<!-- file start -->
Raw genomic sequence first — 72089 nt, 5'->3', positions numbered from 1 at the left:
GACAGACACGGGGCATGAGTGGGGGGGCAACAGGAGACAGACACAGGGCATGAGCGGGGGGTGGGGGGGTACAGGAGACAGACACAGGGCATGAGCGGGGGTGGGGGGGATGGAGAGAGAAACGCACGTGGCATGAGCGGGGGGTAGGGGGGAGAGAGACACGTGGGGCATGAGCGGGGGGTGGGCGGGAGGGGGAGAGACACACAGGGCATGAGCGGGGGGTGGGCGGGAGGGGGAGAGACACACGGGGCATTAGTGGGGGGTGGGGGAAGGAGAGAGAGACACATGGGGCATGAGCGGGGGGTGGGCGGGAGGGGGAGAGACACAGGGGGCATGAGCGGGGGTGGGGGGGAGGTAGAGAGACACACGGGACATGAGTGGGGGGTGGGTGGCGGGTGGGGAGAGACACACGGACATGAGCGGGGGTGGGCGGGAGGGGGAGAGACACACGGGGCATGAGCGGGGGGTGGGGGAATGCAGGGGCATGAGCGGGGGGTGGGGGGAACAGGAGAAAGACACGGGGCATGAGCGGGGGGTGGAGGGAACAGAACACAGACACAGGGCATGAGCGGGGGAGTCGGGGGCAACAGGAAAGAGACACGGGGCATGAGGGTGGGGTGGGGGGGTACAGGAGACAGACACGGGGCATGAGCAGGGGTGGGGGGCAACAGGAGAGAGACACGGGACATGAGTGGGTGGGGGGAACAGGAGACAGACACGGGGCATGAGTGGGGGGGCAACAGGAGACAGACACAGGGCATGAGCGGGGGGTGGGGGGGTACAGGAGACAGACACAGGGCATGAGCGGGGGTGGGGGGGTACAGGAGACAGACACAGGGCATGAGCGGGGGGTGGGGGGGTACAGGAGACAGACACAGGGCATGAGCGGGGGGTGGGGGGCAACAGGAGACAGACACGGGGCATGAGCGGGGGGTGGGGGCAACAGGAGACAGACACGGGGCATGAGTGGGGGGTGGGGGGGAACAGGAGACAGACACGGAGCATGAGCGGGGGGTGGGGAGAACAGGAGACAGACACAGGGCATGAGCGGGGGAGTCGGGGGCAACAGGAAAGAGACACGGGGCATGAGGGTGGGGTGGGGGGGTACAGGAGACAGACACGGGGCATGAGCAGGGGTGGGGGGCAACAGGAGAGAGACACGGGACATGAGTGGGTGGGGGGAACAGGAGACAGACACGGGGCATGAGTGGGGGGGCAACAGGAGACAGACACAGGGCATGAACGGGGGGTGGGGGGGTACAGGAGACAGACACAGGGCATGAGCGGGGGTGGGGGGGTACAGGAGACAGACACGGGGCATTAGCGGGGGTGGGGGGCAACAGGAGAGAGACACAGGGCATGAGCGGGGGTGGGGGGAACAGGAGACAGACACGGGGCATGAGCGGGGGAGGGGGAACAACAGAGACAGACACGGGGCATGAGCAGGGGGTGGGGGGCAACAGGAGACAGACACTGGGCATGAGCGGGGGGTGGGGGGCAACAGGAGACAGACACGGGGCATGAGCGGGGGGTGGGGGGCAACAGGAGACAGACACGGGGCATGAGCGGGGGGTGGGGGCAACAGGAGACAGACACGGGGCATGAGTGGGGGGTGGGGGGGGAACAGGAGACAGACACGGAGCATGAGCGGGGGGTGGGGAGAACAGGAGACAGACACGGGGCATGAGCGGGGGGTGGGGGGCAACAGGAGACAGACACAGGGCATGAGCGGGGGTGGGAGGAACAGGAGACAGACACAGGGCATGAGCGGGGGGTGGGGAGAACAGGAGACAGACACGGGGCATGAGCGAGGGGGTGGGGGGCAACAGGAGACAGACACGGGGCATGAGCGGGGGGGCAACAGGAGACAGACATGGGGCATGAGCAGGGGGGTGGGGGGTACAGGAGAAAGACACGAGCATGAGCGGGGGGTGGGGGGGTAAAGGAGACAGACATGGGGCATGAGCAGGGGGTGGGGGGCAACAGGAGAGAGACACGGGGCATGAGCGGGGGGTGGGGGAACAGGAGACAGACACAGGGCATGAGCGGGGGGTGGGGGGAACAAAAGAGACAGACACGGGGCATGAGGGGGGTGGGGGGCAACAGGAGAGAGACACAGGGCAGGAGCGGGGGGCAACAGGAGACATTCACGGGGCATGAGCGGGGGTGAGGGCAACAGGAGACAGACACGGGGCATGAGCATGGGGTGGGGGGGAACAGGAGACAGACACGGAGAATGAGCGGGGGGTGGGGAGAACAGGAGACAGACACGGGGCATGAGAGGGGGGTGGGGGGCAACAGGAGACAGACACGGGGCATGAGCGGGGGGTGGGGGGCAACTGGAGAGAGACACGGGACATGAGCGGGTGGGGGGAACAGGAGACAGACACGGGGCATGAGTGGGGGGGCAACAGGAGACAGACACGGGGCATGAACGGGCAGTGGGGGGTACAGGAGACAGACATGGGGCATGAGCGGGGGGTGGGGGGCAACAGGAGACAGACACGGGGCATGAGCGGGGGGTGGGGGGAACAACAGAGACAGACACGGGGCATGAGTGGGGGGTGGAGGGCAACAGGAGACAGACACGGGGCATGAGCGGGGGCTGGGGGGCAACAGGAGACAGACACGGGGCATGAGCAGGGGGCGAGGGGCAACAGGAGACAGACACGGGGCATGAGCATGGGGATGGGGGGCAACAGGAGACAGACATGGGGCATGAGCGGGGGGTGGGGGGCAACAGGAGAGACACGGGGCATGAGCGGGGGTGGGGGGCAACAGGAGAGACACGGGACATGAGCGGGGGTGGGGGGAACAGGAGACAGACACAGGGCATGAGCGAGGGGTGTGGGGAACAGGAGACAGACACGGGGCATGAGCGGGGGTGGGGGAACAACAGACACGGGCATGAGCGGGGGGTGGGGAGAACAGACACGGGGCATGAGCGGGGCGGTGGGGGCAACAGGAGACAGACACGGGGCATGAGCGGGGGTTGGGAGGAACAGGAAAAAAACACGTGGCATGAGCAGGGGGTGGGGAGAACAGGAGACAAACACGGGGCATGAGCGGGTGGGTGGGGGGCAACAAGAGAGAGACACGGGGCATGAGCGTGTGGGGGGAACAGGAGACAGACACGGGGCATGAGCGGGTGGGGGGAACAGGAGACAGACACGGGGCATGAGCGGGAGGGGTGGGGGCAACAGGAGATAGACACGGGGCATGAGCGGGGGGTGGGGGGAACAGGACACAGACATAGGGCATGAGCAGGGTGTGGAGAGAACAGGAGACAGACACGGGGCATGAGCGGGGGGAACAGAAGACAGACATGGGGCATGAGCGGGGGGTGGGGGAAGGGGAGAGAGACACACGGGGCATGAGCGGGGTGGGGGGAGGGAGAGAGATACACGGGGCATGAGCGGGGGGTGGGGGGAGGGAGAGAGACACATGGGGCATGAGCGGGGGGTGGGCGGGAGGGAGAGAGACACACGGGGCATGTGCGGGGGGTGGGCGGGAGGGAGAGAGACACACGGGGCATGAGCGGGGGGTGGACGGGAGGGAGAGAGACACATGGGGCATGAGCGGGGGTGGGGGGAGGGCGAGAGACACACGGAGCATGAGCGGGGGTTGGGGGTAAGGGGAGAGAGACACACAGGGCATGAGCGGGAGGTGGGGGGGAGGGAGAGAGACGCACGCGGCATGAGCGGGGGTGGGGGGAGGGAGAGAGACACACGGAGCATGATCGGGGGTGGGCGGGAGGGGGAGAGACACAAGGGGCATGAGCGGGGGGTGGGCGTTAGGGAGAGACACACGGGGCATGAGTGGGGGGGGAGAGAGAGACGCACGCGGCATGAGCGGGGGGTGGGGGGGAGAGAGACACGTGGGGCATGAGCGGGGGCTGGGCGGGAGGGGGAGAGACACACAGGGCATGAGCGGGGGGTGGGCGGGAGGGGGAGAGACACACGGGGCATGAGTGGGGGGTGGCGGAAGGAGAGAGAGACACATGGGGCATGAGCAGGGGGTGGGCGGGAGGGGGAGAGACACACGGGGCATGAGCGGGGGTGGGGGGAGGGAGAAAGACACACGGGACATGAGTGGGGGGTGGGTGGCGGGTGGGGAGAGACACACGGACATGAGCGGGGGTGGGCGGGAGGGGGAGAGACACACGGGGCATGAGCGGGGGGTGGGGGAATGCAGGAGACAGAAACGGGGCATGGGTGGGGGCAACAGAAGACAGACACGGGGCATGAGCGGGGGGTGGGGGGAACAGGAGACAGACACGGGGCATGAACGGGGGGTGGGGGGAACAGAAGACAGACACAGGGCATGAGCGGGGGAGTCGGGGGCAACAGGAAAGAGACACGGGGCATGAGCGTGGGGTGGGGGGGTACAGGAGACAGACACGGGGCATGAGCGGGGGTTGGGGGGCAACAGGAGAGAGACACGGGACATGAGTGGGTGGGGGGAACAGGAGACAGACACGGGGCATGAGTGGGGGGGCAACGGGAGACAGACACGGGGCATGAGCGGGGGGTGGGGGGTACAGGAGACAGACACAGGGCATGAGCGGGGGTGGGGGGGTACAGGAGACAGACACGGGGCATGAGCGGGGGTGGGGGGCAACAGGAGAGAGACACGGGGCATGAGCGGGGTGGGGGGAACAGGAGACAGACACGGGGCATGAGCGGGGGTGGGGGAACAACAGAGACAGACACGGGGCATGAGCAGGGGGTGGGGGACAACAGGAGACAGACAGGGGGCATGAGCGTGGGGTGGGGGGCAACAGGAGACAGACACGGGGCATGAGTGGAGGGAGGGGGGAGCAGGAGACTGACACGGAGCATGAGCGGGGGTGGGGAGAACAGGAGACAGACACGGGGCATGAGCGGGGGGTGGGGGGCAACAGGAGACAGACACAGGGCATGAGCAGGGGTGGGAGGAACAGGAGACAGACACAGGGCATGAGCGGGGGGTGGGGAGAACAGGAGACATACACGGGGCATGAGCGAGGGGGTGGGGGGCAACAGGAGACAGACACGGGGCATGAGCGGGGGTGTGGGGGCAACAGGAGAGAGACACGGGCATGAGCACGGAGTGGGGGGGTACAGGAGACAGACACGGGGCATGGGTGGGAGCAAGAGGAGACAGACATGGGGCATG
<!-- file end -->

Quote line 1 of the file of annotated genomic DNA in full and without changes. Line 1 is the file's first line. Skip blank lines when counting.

Raw genomic sequence first — 72089 nt, 5'->3', positions numbered from 1 at the left: